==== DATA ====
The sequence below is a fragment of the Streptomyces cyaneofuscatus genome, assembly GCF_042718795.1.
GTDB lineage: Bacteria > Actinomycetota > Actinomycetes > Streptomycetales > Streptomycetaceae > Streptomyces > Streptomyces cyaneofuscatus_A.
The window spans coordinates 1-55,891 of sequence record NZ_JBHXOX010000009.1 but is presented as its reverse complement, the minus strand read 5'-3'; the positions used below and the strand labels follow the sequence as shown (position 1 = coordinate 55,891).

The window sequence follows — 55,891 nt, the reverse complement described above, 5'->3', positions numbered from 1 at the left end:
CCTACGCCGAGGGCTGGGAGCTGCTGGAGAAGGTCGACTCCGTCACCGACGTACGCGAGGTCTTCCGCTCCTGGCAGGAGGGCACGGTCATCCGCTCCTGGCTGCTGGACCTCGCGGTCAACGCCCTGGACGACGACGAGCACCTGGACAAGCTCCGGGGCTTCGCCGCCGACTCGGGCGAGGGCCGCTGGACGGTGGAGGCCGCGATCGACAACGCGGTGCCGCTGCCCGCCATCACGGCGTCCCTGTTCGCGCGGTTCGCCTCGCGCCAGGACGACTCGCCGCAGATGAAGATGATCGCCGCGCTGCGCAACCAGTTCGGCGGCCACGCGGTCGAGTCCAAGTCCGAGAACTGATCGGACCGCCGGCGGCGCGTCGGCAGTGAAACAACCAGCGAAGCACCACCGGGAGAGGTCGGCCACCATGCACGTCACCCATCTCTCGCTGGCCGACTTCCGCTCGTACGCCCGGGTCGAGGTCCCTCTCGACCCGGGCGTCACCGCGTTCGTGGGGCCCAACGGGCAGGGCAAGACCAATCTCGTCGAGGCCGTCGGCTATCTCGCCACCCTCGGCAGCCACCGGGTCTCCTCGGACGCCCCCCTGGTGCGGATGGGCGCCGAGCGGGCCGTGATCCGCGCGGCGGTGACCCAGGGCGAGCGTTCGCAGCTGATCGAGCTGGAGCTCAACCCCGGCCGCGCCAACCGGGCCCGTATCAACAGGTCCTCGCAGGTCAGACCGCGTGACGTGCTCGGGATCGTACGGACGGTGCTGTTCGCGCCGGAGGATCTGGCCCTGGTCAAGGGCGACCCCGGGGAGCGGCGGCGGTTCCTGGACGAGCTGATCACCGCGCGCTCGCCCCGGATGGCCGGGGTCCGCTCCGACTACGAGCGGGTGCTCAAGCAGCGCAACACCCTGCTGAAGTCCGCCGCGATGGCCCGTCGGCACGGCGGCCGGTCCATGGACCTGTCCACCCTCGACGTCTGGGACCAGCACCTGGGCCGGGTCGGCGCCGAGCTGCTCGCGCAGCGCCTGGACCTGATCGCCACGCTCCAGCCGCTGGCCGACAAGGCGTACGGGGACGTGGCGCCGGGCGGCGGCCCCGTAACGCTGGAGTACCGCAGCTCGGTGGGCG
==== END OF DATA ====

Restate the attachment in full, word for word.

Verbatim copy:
The sequence below is a fragment of the Streptomyces cyaneofuscatus genome, assembly GCF_042718795.1.
GTDB lineage: Bacteria > Actinomycetota > Actinomycetes > Streptomycetales > Streptomycetaceae > Streptomyces > Streptomyces cyaneofuscatus_A.
The window spans coordinates 1-55,891 of sequence record NZ_JBHXOX010000009.1 but is presented as its reverse complement, the minus strand read 5'-3'; the positions used below and the strand labels follow the sequence as shown (position 1 = coordinate 55,891).

The window sequence follows — 55,891 nt, the reverse complement described above, 5'->3', positions numbered from 1 at the left end:
CCTACGCCGAGGGCTGGGAGCTGCTGGAGAAGGTCGACTCCGTCACCGACGTACGCGAGGTCTTCCGCTCCTGGCAGGAGGGCACGGTCATCCGCTCCTGGCTGCTGGACCTCGCGGTCAACGCCCTGGACGACGACGAGCACCTGGACAAGCTCCGGGGCTTCGCCGCCGACTCGGGCGAGGGCCGCTGGACGGTGGAGGCCGCGATCGACAACGCGGTGCCGCTGCCCGCCATCACGGCGTCCCTGTTCGCGCGGTTCGCCTCGCGCCAGGACGACTCGCCGCAGATGAAGATGATCGCCGCGCTGCGCAACCAGTTCGGCGGCCACGCGGTCGAGTCCAAGTCCGAGAACTGATCGGACCGCCGGCGGCGCGTCGGCAGTGAAACAACCAGCGAAGCACCACCGGGAGAGGTCGGCCACCATGCACGTCACCCATCTCTCGCTGGCCGACTTCCGCTCGTACGCCCGGGTCGAGGTCCCTCTCGACCCGGGCGTCACCGCGTTCGTGGGGCCCAACGGGCAGGGCAAGACCAATCTCGTCGAGGCCGTCGGCTATCTCGCCACCCTCGGCAGCCACCGGGTCTCCTCGGACGCCCCCCTGGTGCGGATGGGCGCCGAGCGGGCCGTGATCCGCGCGGCGGTGACCCAGGGCGAGCGTTCGCAGCTGATCGAGCTGGAGCTCAACCCCGGCCGCGCCAACCGGGCCCGTATCAACAGGTCCTCGCAGGTCAGACCGCGTGACGTGCTCGGGATCGTACGGACGGTGCTGTTCGCGCCGGAGGATCTGGCCCTGGTCAAGGGCGACCCCGGGGAGCGGCGGCGGTTCCTGGACGAGCTGATCACCGCGCGCTCGCCCCGGATGGCCGGGGTCCGCTCCGACTACGAGCGGGTGCTCAAGCAGCGCAACACCCTGCTGAAGTCCGCCGCGATGGCCCGTCGGCACGGCGGCCGGTCCATGGACCTGTCCACCCTCGACGTCTGGGACCAGCACCTGGGCCGGGTCGGCGCCGAGCTGCTCGCGCAGCGCCTGGACCTGATCGCCACGCTCCAGCCGCTGGCCGACAAGGCGTACGGGGACGTGGCGCCGGGCGGCGGCCCCGTAACGCTGGAGTACCGCAGCTCGGTGGGCG